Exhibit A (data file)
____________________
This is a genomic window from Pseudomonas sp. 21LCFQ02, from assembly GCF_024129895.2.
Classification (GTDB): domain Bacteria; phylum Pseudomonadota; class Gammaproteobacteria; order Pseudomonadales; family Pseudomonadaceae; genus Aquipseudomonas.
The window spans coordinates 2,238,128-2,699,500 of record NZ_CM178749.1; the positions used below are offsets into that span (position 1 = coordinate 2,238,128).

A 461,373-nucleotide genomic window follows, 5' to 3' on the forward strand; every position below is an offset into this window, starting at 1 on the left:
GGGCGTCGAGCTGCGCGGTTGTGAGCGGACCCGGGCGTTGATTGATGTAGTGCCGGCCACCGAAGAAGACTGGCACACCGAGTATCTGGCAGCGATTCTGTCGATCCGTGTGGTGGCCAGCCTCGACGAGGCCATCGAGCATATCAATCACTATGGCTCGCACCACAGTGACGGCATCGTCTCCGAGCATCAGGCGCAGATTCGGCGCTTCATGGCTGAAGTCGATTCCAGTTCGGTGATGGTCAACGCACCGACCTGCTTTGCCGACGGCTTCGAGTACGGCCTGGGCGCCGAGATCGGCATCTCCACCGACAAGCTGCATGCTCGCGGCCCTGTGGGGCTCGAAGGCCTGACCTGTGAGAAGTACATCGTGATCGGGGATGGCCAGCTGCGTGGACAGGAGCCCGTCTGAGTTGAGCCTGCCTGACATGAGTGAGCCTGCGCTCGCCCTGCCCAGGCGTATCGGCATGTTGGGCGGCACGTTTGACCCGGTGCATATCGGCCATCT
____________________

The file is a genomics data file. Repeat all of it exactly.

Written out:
This is a genomic window from Pseudomonas sp. 21LCFQ02, from assembly GCF_024129895.2.
Classification (GTDB): domain Bacteria; phylum Pseudomonadota; class Gammaproteobacteria; order Pseudomonadales; family Pseudomonadaceae; genus Aquipseudomonas.
The window spans coordinates 2,238,128-2,699,500 of record NZ_CM178749.1; the positions used below are offsets into that span (position 1 = coordinate 2,238,128).

A 461,373-nucleotide genomic window follows, 5' to 3' on the forward strand; every position below is an offset into this window, starting at 1 on the left:
GGGCGTCGAGCTGCGCGGTTGTGAGCGGACCCGGGCGTTGATTGATGTAGTGCCGGCCACCGAAGAAGACTGGCACACCGAGTATCTGGCAGCGATTCTGTCGATCCGTGTGGTGGCCAGCCTCGACGAGGCCATCGAGCATATCAATCACTATGGCTCGCACCACAGTGACGGCATCGTCTCCGAGCATCAGGCGCAGATTCGGCGCTTCATGGCTGAAGTCGATTCCAGTTCGGTGATGGTCAACGCACCGACCTGCTTTGCCGACGGCTTCGAGTACGGCCTGGGCGCCGAGATCGGCATCTCCACCGACAAGCTGCATGCTCGCGGCCCTGTGGGGCTCGAAGGCCTGACCTGTGAGAAGTACATCGTGATCGGGGATGGCCAGCTGCGTGGACAGGAGCCCGTCTGAGTTGAGCCTGCCTGACATGAGTGAGCCTGCGCTCGCCCTGCCCAGGCGTATCGGCATGTTGGGCGGCACGTTTGACCCGGTGCATATCGGCCATCT